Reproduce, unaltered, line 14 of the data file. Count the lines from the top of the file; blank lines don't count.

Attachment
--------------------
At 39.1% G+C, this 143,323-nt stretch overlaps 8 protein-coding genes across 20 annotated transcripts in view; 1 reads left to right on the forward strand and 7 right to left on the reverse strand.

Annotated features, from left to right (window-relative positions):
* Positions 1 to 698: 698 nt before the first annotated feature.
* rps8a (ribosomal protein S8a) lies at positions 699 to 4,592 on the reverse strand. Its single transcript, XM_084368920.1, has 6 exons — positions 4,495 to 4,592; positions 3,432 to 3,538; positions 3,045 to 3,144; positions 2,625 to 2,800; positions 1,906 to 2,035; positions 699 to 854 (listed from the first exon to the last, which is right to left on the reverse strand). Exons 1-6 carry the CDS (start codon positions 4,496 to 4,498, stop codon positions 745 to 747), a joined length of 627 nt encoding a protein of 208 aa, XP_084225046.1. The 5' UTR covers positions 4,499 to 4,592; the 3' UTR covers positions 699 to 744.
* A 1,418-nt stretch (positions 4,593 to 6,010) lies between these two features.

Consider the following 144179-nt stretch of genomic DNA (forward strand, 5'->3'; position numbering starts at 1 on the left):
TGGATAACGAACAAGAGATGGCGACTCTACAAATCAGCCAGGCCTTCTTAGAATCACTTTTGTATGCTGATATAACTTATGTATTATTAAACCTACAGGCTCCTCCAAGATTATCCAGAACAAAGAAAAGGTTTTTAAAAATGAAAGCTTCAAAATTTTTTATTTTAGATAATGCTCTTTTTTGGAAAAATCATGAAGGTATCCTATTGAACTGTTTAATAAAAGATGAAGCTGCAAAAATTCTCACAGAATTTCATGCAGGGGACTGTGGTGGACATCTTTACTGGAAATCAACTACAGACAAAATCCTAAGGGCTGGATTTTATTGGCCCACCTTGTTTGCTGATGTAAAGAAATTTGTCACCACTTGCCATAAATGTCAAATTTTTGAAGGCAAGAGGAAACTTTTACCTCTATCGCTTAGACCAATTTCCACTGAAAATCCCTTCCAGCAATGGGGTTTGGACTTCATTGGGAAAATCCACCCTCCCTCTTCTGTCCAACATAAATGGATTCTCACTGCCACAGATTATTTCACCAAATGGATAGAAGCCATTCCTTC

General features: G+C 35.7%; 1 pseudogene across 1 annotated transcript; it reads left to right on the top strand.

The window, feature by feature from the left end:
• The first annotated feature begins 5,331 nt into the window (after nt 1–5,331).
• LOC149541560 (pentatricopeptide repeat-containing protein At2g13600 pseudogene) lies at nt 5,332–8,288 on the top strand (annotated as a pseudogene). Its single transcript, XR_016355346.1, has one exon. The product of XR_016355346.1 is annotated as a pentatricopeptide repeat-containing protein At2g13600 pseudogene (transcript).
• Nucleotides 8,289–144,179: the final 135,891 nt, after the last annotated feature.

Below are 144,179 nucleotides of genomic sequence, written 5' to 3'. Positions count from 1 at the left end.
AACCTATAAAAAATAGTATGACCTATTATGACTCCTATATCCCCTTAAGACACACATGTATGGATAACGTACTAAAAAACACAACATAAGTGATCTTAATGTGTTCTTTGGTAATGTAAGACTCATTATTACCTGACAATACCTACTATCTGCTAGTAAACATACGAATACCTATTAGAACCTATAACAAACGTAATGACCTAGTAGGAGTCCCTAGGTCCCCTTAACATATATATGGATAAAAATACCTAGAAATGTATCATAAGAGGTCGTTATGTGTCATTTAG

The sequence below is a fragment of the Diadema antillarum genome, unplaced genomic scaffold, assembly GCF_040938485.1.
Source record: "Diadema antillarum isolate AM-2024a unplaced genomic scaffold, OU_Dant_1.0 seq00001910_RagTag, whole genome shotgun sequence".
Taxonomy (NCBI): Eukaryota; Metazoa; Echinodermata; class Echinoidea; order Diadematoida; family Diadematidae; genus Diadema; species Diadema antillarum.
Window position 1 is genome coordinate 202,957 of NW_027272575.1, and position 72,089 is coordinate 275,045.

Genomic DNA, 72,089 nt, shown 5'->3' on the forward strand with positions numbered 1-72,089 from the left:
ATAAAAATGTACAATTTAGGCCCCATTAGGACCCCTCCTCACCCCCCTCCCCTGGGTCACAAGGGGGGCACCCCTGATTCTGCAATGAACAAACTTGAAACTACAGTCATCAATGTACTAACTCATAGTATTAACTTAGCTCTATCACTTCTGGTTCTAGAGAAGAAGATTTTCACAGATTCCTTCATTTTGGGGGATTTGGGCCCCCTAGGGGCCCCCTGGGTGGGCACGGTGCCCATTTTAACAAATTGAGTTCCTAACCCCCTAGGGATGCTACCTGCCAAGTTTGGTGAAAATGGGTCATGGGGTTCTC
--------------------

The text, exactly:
AACCTATAAAAAATAGTATGACCTATTATGACTCCTATATCCCCTTAAGACACACATGTATGGATAACGTACTAAAAAACACAACATAAGTGATCTTAATGTGTTCTTTGGTAATGTAAGACTCATTATTACCTGACAATACCTACTATCTGCTAGTAAACATACGAATACCTATTAGAACCTATAACAAACGTAATGACCTAGTAGGAGTCCCTAGGTCCCCTTAACATATATATGGATAAAAATACCTAGAAATGTATCATAAGAGGTCGTTATGTGTCATTTAG